3. It seems like Bowerbank was just saying that he won the money on hand war. Who cares if a lot of it is his own money. At least he’s willing to put his own money behind his campaign.

  4. I think I was pretty clear about this, Sarah, but I can give it another shot, I suppose.

    There are two things demonstrated by fundraising. The first is the level of support enjoyed by a candidate. A candidate who cannot raise a dime is not likely to get many votes. A candidate who can significantly outraise his opponents is likely to do well. Generally, the race is won by the candidate who raises the most money. The second thing demonstrated by fundraising (in a primary) is the candidate’s ability to defeat his general election opponent.

    When a candidate funds his own campaign to such an overwhelming degree, what he’s doing is fabricating the appearance of popularity where no such popularity exists. Though that’s not inherently so, a press release like this is, on its face, written to lead the reader to believe that Jon Bowerbank’s fundraising indicates electoral support. (“The numbers from this reporting period show Jon emerging as the leader in this three-way race.” The only way to be a “leader” in a political race is to get the most votes, so we can see here a deliberate attempt to conflate fundraising and popular support.)

    The fact that an LG candidate can raise $500,000 in a primary tells us that he can fundraise successfully in the general election, which is a compelling reason to support that candidate. But that’s an incorrect conclusion to draw here. If anything, the opposite conclusion makes more sense—Bowerbank now has hundreds of thousands of dollars less money, personally, and may well now be less able to fund his own campaign in the general election. Having failed to demonstrate that he’s able to generate contributions from the public, that’s a significant liability.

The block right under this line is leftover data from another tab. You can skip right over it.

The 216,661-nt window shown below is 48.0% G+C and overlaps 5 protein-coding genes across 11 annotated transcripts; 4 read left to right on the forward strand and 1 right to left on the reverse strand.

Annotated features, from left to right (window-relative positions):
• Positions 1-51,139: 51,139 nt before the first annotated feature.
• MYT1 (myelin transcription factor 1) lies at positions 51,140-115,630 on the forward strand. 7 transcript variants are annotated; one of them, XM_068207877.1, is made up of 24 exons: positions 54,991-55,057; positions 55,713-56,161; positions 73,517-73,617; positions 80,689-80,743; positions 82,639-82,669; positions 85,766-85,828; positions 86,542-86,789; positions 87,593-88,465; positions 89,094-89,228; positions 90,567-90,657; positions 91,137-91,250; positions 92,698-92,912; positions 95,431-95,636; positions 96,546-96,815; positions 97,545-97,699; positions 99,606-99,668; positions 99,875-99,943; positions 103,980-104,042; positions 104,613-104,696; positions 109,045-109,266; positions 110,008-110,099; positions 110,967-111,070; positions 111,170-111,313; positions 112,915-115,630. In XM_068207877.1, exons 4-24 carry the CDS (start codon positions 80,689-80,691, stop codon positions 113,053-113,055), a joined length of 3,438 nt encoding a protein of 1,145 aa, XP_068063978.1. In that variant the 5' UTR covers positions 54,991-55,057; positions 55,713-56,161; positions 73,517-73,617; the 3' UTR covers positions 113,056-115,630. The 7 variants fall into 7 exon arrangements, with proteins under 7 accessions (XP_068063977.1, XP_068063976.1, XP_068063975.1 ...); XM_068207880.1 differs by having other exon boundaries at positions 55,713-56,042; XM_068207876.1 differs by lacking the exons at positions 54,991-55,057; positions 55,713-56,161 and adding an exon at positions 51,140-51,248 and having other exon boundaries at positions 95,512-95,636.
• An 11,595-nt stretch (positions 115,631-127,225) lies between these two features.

No matter how you slice it, this method of fundraising in the primary is a sign of weakness. When combined with the press release from the campaign, I can only conclude that the campaign knows it’s a weakness, hence their false claim that Bowerbank’s fundraising lead is correlated with an increased likelihood of electoral victory.

  5. I sort of agree with what you’re saying there. But I think it’s more like there’s a committed core primarily (though not entirely) composed of individuals with honest values – as good of a metric as any. Then in good times a substantial number of insufferables as you call them detect opportunity, glom on and dominate or even overwhelm the community psyche by shear numbers. The focus shifts to 3-ring-circuses and what not, thereby modifying the collective culture in a negative way. Something like that.

    What changes is the proportions in good leadership vs. fluffy leadership. Double the number of “leaders” with the fluff variety, and a classic mixture problem => succumbing to the rising tide of mediocrity.

    This is different than a “power corrupts” paradigm that seems to happen at an individual level. So the purity idea is relevant; you can go from 90% competent on a small number to 45% competent on a larger number in one or two elections.

  6. He is the CEO of E-MATS, Inc., what he calls an “energy services” company in Southwest Virginia.

    E-MATS says that they design and build natural gas, utility and oil infrastructure (which, I take it, means “pipelines”). They have 220 employees, and operate in 18 states across the country.